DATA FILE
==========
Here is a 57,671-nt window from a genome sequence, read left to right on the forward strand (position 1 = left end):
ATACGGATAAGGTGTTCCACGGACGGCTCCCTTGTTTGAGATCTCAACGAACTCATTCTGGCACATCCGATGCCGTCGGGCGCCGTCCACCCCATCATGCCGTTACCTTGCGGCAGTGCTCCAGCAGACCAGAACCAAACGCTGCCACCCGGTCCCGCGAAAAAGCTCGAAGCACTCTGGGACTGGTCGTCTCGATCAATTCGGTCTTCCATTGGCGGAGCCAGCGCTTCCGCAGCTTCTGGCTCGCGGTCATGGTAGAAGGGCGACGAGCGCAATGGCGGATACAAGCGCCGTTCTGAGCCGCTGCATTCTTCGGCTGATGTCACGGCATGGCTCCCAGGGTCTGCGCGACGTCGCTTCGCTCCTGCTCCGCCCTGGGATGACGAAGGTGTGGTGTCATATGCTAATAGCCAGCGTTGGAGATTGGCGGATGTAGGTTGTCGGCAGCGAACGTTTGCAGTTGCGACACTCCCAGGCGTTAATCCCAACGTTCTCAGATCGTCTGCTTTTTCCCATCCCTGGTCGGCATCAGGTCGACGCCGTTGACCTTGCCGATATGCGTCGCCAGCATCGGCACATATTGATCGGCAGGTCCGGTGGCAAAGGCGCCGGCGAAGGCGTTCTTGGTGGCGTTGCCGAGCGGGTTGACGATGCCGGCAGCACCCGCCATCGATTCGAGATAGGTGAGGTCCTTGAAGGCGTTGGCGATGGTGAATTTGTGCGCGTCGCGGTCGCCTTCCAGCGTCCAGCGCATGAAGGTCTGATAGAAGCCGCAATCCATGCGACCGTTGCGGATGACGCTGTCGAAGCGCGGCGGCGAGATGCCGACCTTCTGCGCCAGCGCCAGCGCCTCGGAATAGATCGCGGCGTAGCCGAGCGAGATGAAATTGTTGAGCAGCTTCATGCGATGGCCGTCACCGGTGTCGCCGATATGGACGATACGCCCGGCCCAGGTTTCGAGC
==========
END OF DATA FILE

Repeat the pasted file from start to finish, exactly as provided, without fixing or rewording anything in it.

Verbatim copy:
Here is a 57,671-nt window from a genome sequence, read left to right on the forward strand (position 1 = left end):
ATACGGATAAGGTGTTCCACGGACGGCTCCCTTGTTTGAGATCTCAACGAACTCATTCTGGCACATCCGATGCCGTCGGGCGCCGTCCACCCCATCATGCCGTTACCTTGCGGCAGTGCTCCAGCAGACCAGAACCAAACGCTGCCACCCGGTCCCGCGAAAAAGCTCGAAGCACTCTGGGACTGGTCGTCTCGATCAATTCGGTCTTCCATTGGCGGAGCCAGCGCTTCCGCAGCTTCTGGCTCGCGGTCATGGTAGAAGGGCGACGAGCGCAATGGCGGATACAAGCGCCGTTCTGAGCCGCTGCATTCTTCGGCTGATGTCACGGCATGGCTCCCAGGGTCTGCGCGACGTCGCTTCGCTCCTGCTCCGCCCTGGGATGACGAAGGTGTGGTGTCATATGCTAATAGCCAGCGTTGGAGATTGGCGGATGTAGGTTGTCGGCAGCGAACGTTTGCAGTTGCGACACTCCCAGGCGTTAATCCCAACGTTCTCAGATCGTCTGCTTTTTCCCATCCCTGGTCGGCATCAGGTCGACGCCGTTGACCTTGCCGATATGCGTCGCCAGCATCGGCACATATTGATCGGCAGGTCCGGTGGCAAAGGCGCCGGCGAAGGCGTTCTTGGTGGCGTTGCCGAGCGGGTTGACGATGCCGGCAGCACCCGCCATCGATTCGAGATAGGTGAGGTCCTTGAAGGCGTTGGCGATGGTGAATTTGTGCGCGTCGCGGTCGCCTTCCAGCGTCCAGCGCATGAAGGTCTGATAGAAGCCGCAATCCATGCGACCGTTGCGGATGACGCTGTCGAAGCGCGGCGGCGAGATGCCGACCTTCTGCGCCAGCGCCAGCGCCTCGGAATAGATCGCGGCGTAGCCGAGCGAGATGAAATTGTTGAGCAGCTTCATGCGATGGCCGTCACCGGTGTCGCCGATATGGACGATACGCCCGGCCCAGGTTTCGAGC